Lather Up

At long last, Sum-Sum-Summertime!!!

Finally, it’s here. Today marks the official start of summer – that wonderful time of year.  I can remember as a kid waking up early every morning and rushing out of the house (still doing this by the way) and taking advantage of the long days of sunshine and fun.  So many things come to mind – bike rides, baseball in the park, tag, hide and seek, sprinklers, pool parties, campfires, smores, heading to the beach, barbecues (will save for another time!)  – I could go on.  I dug around to find some random trivia for you to enjoy – be sure to click the song links at the bottom – it will jump start your weekend fun!  Enjoy!

  1. The word “summer” is from the Proto-Indo-European root *sam-, meaning summer. The root *sam is a variant from the Proto-Indo-European root *sem-, which means “together/one.”
  2. The “dog days of summer” refer to the weeks between July 3 and August 11 and are named after the Dog Star (Sirius) in the Canis Major constellation. The ancient Greeks blamed Sirius for the hot temperatures, drought, discomfort, and sickness that occurred during the summer (Always have to blame someone!).
  3. Summer is the by far the busiest time at movie theaters, and Hollywood always hopes to earn a significant portion of total annual ticket sales through summer blockbuster months. To date, the top 10 most famous summer blockbusters of all time are 1) Jaws, 2) Star Wars, 3) Jurassic Park, 4) The Dark Knight, 5) Raiders of the Lost Ark, 6) E.T.: The Extra-Terrestrial, 7) Forrest Gump, 8) Ghostbusters, 9) Animal House, and 10) Terminator 2: Judgment Day.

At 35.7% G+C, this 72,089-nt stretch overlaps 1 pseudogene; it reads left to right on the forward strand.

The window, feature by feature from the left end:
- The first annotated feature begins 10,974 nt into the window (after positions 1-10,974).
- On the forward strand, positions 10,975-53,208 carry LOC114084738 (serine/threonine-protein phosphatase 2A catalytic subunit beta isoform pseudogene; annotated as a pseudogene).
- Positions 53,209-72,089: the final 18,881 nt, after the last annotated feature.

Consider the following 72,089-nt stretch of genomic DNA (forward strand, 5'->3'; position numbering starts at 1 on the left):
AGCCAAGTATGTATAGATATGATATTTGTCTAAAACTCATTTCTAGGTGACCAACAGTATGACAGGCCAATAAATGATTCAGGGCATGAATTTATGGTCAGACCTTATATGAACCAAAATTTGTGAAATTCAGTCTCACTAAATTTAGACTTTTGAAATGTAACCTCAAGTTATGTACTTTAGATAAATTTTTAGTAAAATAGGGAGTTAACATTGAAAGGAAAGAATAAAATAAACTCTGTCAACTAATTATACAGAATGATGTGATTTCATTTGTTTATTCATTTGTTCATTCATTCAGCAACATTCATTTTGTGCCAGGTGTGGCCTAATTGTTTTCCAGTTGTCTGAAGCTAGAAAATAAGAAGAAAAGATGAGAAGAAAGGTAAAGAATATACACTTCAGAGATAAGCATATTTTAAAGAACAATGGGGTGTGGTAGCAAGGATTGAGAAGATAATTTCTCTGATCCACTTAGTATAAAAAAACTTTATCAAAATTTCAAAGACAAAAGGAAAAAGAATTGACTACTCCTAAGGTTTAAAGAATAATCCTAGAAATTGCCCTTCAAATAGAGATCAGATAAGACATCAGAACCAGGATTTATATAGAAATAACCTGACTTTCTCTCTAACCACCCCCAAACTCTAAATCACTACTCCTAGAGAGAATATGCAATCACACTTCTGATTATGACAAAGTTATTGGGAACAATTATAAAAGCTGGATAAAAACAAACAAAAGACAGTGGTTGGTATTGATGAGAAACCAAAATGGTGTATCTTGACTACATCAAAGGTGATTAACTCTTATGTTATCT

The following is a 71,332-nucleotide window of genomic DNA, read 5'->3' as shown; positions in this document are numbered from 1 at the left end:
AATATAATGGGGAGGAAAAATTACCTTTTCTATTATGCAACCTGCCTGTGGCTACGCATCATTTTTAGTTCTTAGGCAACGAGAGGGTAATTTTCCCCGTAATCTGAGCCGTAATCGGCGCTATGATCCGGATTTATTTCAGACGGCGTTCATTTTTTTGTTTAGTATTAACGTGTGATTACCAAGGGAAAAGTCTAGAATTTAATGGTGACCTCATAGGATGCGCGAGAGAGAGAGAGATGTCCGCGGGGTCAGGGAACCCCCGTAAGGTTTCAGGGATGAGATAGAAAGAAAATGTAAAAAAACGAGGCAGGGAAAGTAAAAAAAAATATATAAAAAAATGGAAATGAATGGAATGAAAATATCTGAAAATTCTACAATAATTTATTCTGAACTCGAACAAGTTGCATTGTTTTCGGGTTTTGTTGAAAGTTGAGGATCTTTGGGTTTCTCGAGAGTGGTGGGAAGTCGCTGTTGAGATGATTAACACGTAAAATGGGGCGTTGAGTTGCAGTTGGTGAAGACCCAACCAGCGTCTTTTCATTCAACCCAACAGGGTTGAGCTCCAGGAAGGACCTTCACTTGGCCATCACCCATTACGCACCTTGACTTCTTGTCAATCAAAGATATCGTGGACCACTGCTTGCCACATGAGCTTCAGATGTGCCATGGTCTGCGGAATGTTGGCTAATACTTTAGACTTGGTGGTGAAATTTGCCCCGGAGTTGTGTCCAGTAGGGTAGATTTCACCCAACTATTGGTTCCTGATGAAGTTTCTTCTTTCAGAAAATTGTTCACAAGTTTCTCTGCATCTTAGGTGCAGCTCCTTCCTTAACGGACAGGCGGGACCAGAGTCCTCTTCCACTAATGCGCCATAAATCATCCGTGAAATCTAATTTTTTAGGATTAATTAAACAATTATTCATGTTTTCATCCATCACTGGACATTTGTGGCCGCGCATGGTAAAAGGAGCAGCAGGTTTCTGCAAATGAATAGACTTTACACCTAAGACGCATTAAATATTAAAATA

4. In the United States, over 650 million long-distance summer trips are made.  The top 5 most popular summer vacations are 1) beach/ocean (45%), 2) a famous city (42%), 3) national parks (21%), 4) a lake (17%), and 5) a resort (14%).
  5. The Eiffel Tower is 6 inches taller in the summer than in the winter.  In the summer heat, the iron in France’s Eiffel Tower expands, making the tower grow more than 6 inches. (See I am 5-10 and ½!)
  6. The month of June was named after either Juniores, the lower branch of the roman Senate, or Juno, the wife of Jupiter.  Marc Antony named the month of July, in honor of Julius Caesar.
  7. The month of August was named for Julius Caeser’s adopted nephew Gaius Julius Caesar Octavius, who held the title “Augustus.” He named the month after himself.  “September” is from the Latin word septem, meaning “seven.”
  8. Both “equinox” and “solstice” refer to the path of the sun throughout the year. During a solstice, the sun is either at its northernmost point (Tropic of Cancer) or it is at its southernmost point (Tropic of Capricorn). An equinox is either of the two days each year when the sun crosses the equator and both day and night are equally long.  The word “solstice” is from the Latin solstitium, which is from sol (sun) and stitium (to stop) because it seems as if the sun stops at the solstice.
  9. In southern England, over 37,000 people gather at Stonehenge to see the summer solstice. Druids and pagans are among those who celebrate the longest day of the year at this notable place. –  isn’t amazing how people spend their free time!
  10. Ancient pagans celebrated midsummer with bonfires. It was believed that the crops would grow as high as a couple could jump across the fire. Additionally, bonfires would generate magic by boosting the sun’s powers.